November 30, 2004

Phylogenetic systematics and the existence of human "races"

In phylogenetic systematics one of the necessary preconditions for the recognition of a taxon is its monophyletic status. In other words, members of a taxon must share common descent, and not just relative similarity as in phenetics.

If three groups of organisms A, B, C are such that A and B are more similar to each other than they are to C, then phenetics would consider classifying A and B in one taxon and C in another. By contrast, phylogenetics would try to establish whether A and B share common characters derived from an ancestor that was not an ancestor of C. If it turns out e.g., that B and C have such an ancestor, then B and C should be grouped together, even though B is closer to A than to C.

It has long been established that human beings can be grouped into clusters corresponding to major "continental" populations. This has been achieved using cranial traits, classical polymorphisms, as well as more recently large numbers of microsatellites. Therefore, we are justified in thinking about the existence of human races in the phenetic sense.

However, recent advances in phylogeography, especially based on uniparentally transmitted markers on the Y chromosome and mtDNA have shown that human continental populations which correspond to phenetic races such as "Caucasoids", "Negroids", "Mongoloids", etc. do not correspond to monophyletic groups.

For example, almost 9 out of 10 Ainu trace their paternal lineage to an ancestor who has also fathered approximately 9 out of 10 Moroccans and South African Bantu. That man, who first carried the YAP mutation, lived either in Asia or Africa, and yet his descendants belong to three of the major human races.

Similarly, 9 out of 10 Basques are descended from a man who has also fathered 9 out of 10 Kets from Siberia and 9 out of 10 Maya Indians from America. That man, founder of haplogroup P thus has descendants who belong to two of the major human races (or three, if Amerindians are considered as separate from Asian Mongoloids).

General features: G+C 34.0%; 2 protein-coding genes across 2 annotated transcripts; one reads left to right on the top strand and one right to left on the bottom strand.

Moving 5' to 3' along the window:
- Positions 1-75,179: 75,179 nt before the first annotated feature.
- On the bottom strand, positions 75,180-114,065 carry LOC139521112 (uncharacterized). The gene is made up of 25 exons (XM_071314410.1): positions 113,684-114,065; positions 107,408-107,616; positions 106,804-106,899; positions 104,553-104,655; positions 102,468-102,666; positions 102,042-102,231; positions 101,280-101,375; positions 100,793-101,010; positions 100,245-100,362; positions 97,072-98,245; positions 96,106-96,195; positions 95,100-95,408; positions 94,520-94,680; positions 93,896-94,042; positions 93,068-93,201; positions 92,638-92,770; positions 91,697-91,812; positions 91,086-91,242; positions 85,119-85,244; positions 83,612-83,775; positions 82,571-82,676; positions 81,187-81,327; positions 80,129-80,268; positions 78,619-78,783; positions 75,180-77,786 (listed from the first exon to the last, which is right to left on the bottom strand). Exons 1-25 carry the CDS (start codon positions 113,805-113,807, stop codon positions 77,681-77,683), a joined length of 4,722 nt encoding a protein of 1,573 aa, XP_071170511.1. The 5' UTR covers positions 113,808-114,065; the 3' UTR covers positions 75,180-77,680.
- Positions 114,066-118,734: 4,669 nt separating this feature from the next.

Thus, despite the close proximity between, e.g., Spain and Morocco, and the genetic and phenotypic similarity of their inhabitants, who are considered to belong to the Caucasoid race, it is the case that phylogenetically, Spanish Basques and Mayan Indians share recent ancestry not shared by Moroccan Berbers, and conversely, Moroccan Berbers share recent ancestry with South African Bantu not shared by Basques.

Should we then acknowledge the existence of a "YAP race", or a "P race" on the basis of these observations? Not at all, since by examining other phylogenetically informative systems, e.g., mtDNA, it turns out that Basques and Moroccans are phylogenetically linked to the woman founder of mtDNA haplogroup N, while Ainu and Mayans are linked to a woman founder of mtDNA haplogroup M.

In conclusion, human continental populations form groups of genetic and phenotypic similarity, and these groups can be considered races in the phenetic sense. However, these groups are not monophyletic, hence in the cladistic sense they should not be considered as valid taxa. Since the principle of common descent is generally applied in modern systematics (or at least it should!), I think it's best not to recognize human subspecies.

We may still however speak of human races as clusters of biological similarity, or as ecotypes, if we keep in mind the understanding that the commonly recognized races are not phylogenetically justified.

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